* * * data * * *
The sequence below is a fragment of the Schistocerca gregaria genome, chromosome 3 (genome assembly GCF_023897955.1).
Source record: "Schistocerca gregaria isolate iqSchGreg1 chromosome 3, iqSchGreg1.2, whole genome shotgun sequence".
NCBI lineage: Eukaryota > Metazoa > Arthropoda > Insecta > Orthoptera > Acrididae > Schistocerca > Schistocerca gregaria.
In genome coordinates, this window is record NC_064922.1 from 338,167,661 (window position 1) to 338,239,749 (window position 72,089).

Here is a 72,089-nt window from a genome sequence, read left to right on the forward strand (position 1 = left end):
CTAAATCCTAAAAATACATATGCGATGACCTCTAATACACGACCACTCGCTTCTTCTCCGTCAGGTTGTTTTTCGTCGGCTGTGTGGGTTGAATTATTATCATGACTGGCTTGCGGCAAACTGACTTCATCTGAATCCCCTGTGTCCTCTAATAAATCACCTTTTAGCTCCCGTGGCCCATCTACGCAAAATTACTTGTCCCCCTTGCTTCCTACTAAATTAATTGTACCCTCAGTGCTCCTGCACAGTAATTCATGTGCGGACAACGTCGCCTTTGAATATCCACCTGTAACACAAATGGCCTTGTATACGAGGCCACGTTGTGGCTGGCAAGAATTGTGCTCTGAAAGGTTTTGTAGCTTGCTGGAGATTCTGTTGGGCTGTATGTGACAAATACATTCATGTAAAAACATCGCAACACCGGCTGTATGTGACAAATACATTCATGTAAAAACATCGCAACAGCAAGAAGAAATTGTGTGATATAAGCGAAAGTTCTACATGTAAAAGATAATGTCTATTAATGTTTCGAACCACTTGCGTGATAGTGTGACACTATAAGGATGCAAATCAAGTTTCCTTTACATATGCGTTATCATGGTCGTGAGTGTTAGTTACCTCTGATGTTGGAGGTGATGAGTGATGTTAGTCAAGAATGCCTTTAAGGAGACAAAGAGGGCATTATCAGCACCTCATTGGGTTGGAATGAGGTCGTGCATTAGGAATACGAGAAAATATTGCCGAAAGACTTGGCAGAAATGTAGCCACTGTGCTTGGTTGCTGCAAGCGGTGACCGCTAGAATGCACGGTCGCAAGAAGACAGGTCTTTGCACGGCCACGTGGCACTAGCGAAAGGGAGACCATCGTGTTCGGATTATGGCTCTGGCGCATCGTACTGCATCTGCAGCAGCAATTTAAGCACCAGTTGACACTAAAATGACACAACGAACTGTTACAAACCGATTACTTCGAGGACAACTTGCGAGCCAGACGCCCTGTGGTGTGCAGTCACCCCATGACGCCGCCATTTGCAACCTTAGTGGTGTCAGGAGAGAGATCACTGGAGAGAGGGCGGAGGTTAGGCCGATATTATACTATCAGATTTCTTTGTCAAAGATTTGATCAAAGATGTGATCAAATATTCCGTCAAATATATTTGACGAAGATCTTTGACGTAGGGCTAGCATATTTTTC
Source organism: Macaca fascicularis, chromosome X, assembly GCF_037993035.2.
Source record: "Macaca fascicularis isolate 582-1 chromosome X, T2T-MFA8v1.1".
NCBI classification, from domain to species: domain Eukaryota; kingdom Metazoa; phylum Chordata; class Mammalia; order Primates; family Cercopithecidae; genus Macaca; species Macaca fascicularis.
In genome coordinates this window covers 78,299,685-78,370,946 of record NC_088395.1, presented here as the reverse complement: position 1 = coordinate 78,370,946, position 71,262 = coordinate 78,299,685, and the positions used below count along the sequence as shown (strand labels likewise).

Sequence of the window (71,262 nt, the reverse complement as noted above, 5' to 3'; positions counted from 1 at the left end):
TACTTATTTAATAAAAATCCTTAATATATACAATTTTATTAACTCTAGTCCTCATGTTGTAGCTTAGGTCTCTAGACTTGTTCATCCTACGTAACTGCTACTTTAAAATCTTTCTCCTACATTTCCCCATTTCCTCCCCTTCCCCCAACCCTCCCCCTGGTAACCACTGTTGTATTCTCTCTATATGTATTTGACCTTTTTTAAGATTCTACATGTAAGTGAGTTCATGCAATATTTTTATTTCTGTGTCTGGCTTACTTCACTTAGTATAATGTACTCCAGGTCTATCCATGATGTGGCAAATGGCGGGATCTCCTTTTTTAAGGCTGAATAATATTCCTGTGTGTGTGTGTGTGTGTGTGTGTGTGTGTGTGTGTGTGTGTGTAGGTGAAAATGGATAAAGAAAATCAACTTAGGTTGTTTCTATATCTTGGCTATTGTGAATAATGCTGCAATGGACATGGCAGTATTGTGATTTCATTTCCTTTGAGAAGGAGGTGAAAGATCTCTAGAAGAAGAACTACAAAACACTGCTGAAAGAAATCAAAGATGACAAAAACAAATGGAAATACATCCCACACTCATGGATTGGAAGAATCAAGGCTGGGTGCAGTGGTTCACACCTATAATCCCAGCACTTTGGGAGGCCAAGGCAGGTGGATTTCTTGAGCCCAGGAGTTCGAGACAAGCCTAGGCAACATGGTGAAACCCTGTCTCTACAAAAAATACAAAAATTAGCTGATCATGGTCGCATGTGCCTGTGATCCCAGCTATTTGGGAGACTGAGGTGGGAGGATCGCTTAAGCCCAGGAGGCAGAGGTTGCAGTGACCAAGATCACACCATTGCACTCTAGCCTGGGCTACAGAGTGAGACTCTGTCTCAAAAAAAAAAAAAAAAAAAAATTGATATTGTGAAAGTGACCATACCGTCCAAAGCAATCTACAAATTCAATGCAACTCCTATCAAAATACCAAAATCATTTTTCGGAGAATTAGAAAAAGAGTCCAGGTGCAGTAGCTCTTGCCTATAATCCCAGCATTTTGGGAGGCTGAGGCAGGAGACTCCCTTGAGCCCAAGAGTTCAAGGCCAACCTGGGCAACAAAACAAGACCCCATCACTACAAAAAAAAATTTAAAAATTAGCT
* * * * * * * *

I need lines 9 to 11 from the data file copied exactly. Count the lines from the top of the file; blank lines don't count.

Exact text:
NCBI classification, from domain to species: domain Eukaryota; kingdom Metazoa; phylum Chordata; class Mammalia; order Primates; family Cercopithecidae; genus Macaca; species Macaca fascicularis.
In genome coordinates this window covers 78,299,685-78,370,946 of record NC_088395.1, presented here as the reverse complement: position 1 = coordinate 78,370,946, position 71,262 = coordinate 78,299,685, and the positions used below count along the sequence as shown (strand labels likewise).

Sequence of the window (71,262 nt, the reverse complement as noted above, 5' to 3'; positions counted from 1 at the left end):